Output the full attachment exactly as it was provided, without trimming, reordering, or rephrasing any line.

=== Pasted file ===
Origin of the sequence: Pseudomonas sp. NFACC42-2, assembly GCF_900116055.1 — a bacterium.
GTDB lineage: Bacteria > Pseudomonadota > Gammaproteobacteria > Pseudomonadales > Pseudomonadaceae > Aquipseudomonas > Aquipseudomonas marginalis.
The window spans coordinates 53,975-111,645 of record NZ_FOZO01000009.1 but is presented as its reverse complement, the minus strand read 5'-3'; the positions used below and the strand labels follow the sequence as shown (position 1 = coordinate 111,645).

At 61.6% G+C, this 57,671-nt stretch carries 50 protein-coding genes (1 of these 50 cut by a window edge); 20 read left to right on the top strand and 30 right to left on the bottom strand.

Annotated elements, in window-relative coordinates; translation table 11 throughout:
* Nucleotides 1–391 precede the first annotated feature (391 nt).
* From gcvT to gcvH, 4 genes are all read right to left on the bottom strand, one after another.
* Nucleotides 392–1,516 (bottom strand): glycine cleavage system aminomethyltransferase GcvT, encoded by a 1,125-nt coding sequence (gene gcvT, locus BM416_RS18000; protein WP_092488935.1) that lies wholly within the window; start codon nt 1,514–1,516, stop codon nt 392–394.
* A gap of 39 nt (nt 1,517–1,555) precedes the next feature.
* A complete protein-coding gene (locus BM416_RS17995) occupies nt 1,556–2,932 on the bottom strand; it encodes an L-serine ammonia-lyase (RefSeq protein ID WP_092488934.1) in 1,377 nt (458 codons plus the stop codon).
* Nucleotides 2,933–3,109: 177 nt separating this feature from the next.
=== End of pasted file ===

Origin of the sequence: Pseudomonas sp. NFACC42-2, assembly GCF_900116055.1 — a bacterium.
GTDB lineage: Bacteria > Pseudomonadota > Gammaproteobacteria > Pseudomonadales > Pseudomonadaceae > Aquipseudomonas > Aquipseudomonas marginalis.
The window spans coordinates 53,975-111,645 of record NZ_FOZO01000009.1 but is presented as its reverse complement, the minus strand read 5'-3'; the positions used below and the strand labels follow the sequence as shown (position 1 = coordinate 111,645).

At 61.6% G+C, this 57,671-nt stretch carries 50 protein-coding genes (1 of these 50 cut by a window edge); 20 read left to right on the top strand and 30 right to left on the bottom strand.

Annotated elements, in window-relative coordinates; translation table 11 throughout:
* Nucleotides 1–391 precede the first annotated feature (391 nt).
* From gcvT to gcvH, 4 genes are all read right to left on the bottom strand, one after another.
* Nucleotides 392–1,516 (bottom strand): glycine cleavage system aminomethyltransferase GcvT, encoded by a 1,125-nt coding sequence (gene gcvT, locus BM416_RS18000; protein WP_092488935.1) that lies wholly within the window; start codon nt 1,514–1,516, stop codon nt 392–394.
* A gap of 39 nt (nt 1,517–1,555) precedes the next feature.
* A complete protein-coding gene (locus BM416_RS17995) occupies nt 1,556–2,932 on the bottom strand; it encodes an L-serine ammonia-lyase (RefSeq protein ID WP_092488934.1) in 1,377 nt (458 codons plus the stop codon).
* Nucleotides 2,933–3,109: 177 nt separating this feature from the next.